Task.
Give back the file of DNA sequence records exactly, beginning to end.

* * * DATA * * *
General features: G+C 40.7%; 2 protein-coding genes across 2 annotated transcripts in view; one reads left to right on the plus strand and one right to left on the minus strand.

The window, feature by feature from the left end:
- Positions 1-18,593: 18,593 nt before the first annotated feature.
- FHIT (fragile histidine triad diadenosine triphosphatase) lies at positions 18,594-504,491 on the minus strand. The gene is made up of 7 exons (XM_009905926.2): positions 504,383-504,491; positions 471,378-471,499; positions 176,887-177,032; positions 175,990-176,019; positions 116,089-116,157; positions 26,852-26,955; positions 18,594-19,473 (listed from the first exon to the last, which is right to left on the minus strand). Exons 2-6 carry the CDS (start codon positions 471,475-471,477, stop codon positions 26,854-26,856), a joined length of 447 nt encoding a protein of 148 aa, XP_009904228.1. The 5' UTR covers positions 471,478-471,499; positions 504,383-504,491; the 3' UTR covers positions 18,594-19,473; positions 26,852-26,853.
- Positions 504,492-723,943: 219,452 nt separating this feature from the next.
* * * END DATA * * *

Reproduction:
General features: G+C 40.7%; 2 protein-coding genes across 2 annotated transcripts in view; one reads left to right on the plus strand and one right to left on the minus strand.

The window, feature by feature from the left end:
- Positions 1-18,593: 18,593 nt before the first annotated feature.
- FHIT (fragile histidine triad diadenosine triphosphatase) lies at positions 18,594-504,491 on the minus strand. The gene is made up of 7 exons (XM_009905926.2): positions 504,383-504,491; positions 471,378-471,499; positions 176,887-177,032; positions 175,990-176,019; positions 116,089-116,157; positions 26,852-26,955; positions 18,594-19,473 (listed from the first exon to the last, which is right to left on the minus strand). Exons 2-6 carry the CDS (start codon positions 471,475-471,477, stop codon positions 26,854-26,856), a joined length of 447 nt encoding a protein of 148 aa, XP_009904228.1. The 5' UTR covers positions 471,478-471,499; positions 504,383-504,491; the 3' UTR covers positions 18,594-19,473; positions 26,852-26,853.
- Positions 504,492-723,943: 219,452 nt separating this feature from the next.